• Also have an "un-pinning" strategy
For more information about pinning in Apps environments, see:


Conclusion

Running regular maintenance tasks and ongoing monitoring are essential activities to ensure that your system is performing to the best of its ability. This article highlights a few of the areas that are sometimes overlooked in Apps DBA schedules.

Related

Comments:

Steven,

It's funny, but with the new 10g features, I'm running across some newer Apps DBAs who really don't understand the fundamentals of pinning. After allowing you a moment to reflect on how incredible a statement that would have been a few years ago, may I suggest an idea for a future article that reviews basic pinning concepts?

Posted by Floyd Teter on May 21, 2007 at 02:48 PM PDT #

nice articel, but i have a qustion dose the Gather Schema Statistics works with custom schema.

fadi

Posted by Fadi Hasweh on May 22, 2007 at 02:00 AM PDT #

Hi Floyd,

I agree that a few years back most all dbas (apps or otherwise) would have known about pinning. But back then we also didn't have gigs of ram to devote to the shared pool and so on. Right now, I'm a little sceptical about the wisdom of pinning (at least too many objects , say more than 1-25 or so) vs the appropriate sizing of the shared pool. The proof as always will be in the metrics, what is the average response time for your key transactions in a system with pinned objects as opposed to one where we just let the dbms get on with it.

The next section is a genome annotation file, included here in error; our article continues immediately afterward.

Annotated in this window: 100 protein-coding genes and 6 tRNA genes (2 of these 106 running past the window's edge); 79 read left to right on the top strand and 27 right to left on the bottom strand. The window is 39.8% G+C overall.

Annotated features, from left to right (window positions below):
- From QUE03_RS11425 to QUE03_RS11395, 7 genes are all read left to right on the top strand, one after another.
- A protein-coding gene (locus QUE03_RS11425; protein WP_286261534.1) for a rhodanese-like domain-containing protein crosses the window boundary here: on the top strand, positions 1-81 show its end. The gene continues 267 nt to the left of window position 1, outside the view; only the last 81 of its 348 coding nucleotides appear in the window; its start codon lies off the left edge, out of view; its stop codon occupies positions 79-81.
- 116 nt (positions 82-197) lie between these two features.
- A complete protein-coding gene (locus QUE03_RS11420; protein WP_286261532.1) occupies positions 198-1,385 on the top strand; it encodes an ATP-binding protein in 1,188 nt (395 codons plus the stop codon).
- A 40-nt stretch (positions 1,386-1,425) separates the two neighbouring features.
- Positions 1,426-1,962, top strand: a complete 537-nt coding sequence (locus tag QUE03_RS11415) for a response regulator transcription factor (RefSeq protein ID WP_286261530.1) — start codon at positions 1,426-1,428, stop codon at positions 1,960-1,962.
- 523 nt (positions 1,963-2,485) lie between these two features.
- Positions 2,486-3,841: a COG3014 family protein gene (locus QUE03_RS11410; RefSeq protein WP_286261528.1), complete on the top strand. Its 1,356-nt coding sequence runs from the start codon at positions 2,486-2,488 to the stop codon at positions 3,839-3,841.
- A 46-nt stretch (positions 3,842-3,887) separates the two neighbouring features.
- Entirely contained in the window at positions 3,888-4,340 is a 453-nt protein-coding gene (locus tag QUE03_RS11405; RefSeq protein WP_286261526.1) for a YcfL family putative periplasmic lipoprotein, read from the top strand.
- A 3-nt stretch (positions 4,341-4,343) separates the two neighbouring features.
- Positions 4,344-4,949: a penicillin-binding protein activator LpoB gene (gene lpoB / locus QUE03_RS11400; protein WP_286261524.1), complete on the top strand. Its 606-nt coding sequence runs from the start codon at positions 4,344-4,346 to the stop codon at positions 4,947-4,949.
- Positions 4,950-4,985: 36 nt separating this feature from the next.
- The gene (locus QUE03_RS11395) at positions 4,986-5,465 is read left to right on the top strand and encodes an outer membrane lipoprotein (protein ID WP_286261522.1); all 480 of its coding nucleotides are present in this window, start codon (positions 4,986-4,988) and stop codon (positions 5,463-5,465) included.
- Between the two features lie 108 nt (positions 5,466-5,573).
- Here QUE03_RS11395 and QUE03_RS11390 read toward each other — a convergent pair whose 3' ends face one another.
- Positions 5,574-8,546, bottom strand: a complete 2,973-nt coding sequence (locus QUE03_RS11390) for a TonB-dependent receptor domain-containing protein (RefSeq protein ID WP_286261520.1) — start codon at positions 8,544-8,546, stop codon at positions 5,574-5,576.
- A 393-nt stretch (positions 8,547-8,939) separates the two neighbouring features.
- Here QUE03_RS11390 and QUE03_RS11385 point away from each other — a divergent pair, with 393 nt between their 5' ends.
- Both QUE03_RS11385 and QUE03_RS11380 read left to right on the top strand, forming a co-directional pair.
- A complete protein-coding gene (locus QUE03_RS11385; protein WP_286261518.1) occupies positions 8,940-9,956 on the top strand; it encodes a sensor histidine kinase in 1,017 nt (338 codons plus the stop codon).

Niall

Posted by Niall Litchfield on May 22, 2007 at 02:53 AM PDT #

Niall,

I can't say that I disagree with your comments on pinning versus sizing the shared pool. Pinning is just another item in a DBA's bag of tricks...and one that is used less frequently these days. My only assertion is that it's difficult to determine when, if ever, to use pinning without understanding the fundamentals.

Posted by Floyd Teter on May 22, 2007 at 04:01 AM PDT #

I think that Floyd did a great comment. Actually with all these Oracle technology integrations you need to know about everything to be a Apps DBA. How all these tools work together.

Do not know the fundamentals of pinning a object is bad in my opinion. Maybe this guys must invest more on Oracle Education or focus in some other specific module such as AP, AR or System Administration.

Regards

Posted by Carlos Duarte on May 22, 2007 at 07:37 AM PDT #

Niall, Floyd,I suspect that some Apps sysadmins came into their current responsibilities sideways, as opposed to rising up to this level from a generic DBA.  Lack of exposure to pinning would be understandable in these situations.  I also agree that pinning is one of those technologies that can be useful but potentially misused, and that a good understanding of the basic principles is needed to use this tool effectively.  Thanks for the comments -- we're looking into putting together a short article about basic pinning concepts now.Regards,Steven 

Posted by Steven Chan on May 23, 2007 at 02:02 AM PDT #

Niall, Floyd,Thanks to your suggestion, Avanish has just posted an excellent primer on pinning here:Pinning Objects to Improve Apps PerformanceRegards,Steven 

Posted by Steven Chan on May 29, 2007 at 08:38 AM PDT #